Authorities believe that is why MECO sent CONAVI a letter in January of 2020, accusing Pedregal of not having hydrocarbon storage permits, an authorization that the Ministry of Environment and Energy (MINAE- Ministerio de Ambiente y Energía) gives to ensure the quality of the asphalt mix. Later, CONAVI sent an inquiry about the lack of the permit, arguing that if they didn’t have it, “they could no longer consider them.”
This permit wasn’t a requirement in the notice published for the bidding process. In fact, in the file, the judicial authorities affirm that it is an “old technique” to disqualify other companies in state bidding processes.
The investigators emphasize that these types of permits are “too specific” and “impossible to obtain in a short time before the presentation of proposals,” unless the participants know the requirements in advance and “under the table.”
CONAVI, then, not only allegedly requested this permit when it already knew all of the participants’ offers, but also required an authorization that is difficult to obtain. In addition, these changes in the bidding process were allegedly agreed upon with MECO in exchange for bribes.
Companies like MECO always had a clear advantage over other competing companies since the requirements that they are going to request are given to them long beforehand under the table,” the file explains.
The executive director of the Chamber of Builders, Randall Murillo, agrees with the opinion of the authorities. The expert said that the bidding notice should have a set of “reasonable” requirements, understanding that some processes are “impossible” to achieve in 15 days and that, many times, they have nothing to do with the project. He thinks that many of the bidding processes were designed to “discourage local businesses from participating.”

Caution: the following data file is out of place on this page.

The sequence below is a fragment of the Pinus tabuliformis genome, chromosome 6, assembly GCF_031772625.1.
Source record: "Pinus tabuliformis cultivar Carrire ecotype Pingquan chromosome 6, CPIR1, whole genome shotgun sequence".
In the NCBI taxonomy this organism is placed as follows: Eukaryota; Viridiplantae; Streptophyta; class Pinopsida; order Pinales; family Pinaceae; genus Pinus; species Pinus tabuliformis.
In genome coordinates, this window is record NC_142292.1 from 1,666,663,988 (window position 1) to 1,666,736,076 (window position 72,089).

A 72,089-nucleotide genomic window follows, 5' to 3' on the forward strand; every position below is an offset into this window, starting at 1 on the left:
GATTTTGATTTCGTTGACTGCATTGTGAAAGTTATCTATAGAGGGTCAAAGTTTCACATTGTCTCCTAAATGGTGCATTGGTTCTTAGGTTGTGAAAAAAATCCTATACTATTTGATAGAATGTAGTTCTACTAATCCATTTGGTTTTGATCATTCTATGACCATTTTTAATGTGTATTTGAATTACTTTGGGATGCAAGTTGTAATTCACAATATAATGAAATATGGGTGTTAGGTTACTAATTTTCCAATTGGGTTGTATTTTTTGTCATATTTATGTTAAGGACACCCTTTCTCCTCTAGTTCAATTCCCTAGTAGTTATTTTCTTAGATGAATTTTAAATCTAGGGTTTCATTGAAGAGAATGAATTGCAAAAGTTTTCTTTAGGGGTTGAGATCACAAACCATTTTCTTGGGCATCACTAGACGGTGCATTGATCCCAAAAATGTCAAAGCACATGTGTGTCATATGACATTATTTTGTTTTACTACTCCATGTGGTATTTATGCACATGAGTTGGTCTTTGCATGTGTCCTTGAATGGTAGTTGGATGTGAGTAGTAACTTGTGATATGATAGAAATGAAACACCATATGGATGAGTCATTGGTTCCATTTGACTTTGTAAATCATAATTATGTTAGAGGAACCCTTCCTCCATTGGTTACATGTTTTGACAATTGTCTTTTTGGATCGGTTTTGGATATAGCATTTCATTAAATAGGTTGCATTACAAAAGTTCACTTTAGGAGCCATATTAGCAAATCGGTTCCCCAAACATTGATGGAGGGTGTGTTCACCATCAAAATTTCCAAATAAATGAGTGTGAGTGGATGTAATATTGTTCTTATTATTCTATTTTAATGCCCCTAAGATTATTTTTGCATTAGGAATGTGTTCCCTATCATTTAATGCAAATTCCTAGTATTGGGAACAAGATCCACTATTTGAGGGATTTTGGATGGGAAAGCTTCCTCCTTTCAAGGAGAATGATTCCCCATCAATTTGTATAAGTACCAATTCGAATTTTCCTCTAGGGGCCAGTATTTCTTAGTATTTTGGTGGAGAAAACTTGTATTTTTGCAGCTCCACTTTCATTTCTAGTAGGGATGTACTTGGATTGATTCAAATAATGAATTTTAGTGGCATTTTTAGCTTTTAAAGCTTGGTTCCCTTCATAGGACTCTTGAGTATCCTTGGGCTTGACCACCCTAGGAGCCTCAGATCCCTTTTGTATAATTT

Murillo also emphasized that although we see corruption “in advanced stages of the bidding processes,” the favoritism begins from when the requirements are designed.
They design them made for them. It’s in their interests that companies like MECO are in charge of the bidding processes, just as it’s in the companies’ interests to have corrupt officials in charge of projects,” he pointed out.
Larissa Alvarez, an expert researcher on politics and corruption at the National Politics Observatory (OPNA- Observatorio de la Política Nacional) explains it in the same way. The specialist said that by preventing other construction companies from winning contracts through the manipulation of the bidding notices, the State would be promoting a duopoly in which the companies with power are the ones that control the prices for public works.
Pedregal responded that the permit was already being processed three months before the bidding process was published and that, according to what was established by MINAE, they were going to receive it in February, long before the work was to begin. The company also alleged that the offer included proof of application for this permit and the option of using a third-party plant, so they saw the critique of competency as irrelevant.
According to MINAE’s press department, at that time, approval of hydrocarbon storage permits could take from 1 to 15 months, depending on whether the applicants submitted all of the requirements complete.
In August of 2020, some modifications were made to this process that required the Ministry to deliver the permits within a calendar month. Even so, Pedregal didn’t receive the permit for the plant located in Nicoya until January 13, 2021, seven days before the paving of the route was completed.
The Voice requested the petition files and authorization for this type of permit for MECO, H. Solís and Pedregal. As of the publication of this article, they didn’t give them to us.
“A False Assumption”
In March of 2020, CONAVI official Carmen Madrigal attended a private lunch with Bolaños, MECO’s business manager, and Tobias Arce, an intermediary hired by MECO who had connections within public institutions, to discuss other ways to favor the company within the bidding process.